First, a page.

From Reactive to Proactive Management

Getting out of "Firefighting" Mode

Reactive Management

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davelogan

Imagine that you're managing two important projects. Project A should be nearly complete, but it's nowhere near done. So, you pull people off Project B to help. 

This project then falls behind, and people make mistakes because they're stretched. When your customer complains, you reallocate team members to address his concerns. A backlog of problems then builds up as your people get to grips with their new tasks. You're forced to put long-term planning aside, so that you can respond to these new problems.

This type of management is called "reactive management," or "firefighting." It's hectic, stressful, and inefficient – but it can sometimes become routine.

In this article, we'll look at reactive management in more detail, and we'll see why it happens. We'll then outline how you can move to a more proactive management style.

What is Reactive Management?

Reactive management refers to a situation in which you can't – or don't – plan ahead for problems or opportunities. Instead, you react to them as they happen. As a result, you're always a step behind. You don't have time to look ahead to pre-empt problems, so they seem to happen "out of the blue."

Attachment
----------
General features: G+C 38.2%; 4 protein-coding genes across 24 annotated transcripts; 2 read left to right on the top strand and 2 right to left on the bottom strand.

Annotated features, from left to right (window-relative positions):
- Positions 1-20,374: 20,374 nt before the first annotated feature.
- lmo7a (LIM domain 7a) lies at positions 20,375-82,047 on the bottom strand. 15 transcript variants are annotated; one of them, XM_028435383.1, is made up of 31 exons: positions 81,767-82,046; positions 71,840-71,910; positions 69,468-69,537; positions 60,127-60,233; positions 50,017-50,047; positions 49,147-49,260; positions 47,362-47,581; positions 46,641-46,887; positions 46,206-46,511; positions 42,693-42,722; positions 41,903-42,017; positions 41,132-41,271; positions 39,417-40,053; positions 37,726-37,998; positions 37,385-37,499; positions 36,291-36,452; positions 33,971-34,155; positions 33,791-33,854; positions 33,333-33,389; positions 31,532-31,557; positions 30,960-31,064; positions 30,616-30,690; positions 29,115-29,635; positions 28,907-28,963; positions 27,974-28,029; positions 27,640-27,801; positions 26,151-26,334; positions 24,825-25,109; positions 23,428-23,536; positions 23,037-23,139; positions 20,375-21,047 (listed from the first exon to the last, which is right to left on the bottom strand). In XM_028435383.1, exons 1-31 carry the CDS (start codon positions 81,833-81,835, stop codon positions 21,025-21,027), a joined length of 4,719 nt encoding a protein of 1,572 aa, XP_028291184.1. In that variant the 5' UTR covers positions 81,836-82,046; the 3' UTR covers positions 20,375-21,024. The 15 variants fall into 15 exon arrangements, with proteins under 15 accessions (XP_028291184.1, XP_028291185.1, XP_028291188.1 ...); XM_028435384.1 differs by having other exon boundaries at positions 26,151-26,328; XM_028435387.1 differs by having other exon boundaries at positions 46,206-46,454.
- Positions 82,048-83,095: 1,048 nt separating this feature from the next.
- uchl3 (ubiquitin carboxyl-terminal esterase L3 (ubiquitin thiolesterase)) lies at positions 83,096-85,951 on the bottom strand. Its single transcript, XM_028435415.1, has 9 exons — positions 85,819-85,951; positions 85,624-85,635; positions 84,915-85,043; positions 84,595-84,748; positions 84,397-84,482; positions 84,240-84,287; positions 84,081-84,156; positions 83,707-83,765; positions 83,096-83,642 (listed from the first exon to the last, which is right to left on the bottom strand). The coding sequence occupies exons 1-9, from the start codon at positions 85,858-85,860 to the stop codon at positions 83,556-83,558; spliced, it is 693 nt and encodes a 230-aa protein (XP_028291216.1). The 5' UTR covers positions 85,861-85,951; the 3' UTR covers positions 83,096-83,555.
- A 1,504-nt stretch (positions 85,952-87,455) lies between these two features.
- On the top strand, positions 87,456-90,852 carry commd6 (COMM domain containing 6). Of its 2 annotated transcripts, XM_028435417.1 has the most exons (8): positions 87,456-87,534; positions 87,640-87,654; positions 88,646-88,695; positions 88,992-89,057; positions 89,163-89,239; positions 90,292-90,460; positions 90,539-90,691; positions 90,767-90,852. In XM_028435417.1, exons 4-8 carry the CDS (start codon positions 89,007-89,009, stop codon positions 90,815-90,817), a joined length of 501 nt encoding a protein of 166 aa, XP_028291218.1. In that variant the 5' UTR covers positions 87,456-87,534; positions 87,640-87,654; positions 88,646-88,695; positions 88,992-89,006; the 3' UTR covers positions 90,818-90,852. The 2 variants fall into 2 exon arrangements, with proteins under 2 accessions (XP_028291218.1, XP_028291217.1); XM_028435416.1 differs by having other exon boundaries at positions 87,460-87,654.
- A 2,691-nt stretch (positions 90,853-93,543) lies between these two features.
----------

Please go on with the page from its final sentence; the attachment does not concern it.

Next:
In contrast, proactive management happens when you plan ahead to avoid or manage problems.

Why Reactive Management Happens

You might be in a reactive state for several reasons. For example:

  • A crisis may have forced you to change or abandon your plans. You need to make short-term decisions to cope with a fast-developing situation.
  • Your organization may have poorly planned processes or policies. You need to spend your time fixing these or working around them, instead of planning for the future.
  • You may find a reactive management style exciting. People can enjoy the "buzz" that goes along with it.

The Problem With Reactive Management

Firefighting is sometimes essential during a rush, or as part of a short period of change. However, it can have serious implications when it becomes the norm.

First, reactive teams are likely to deliver ...

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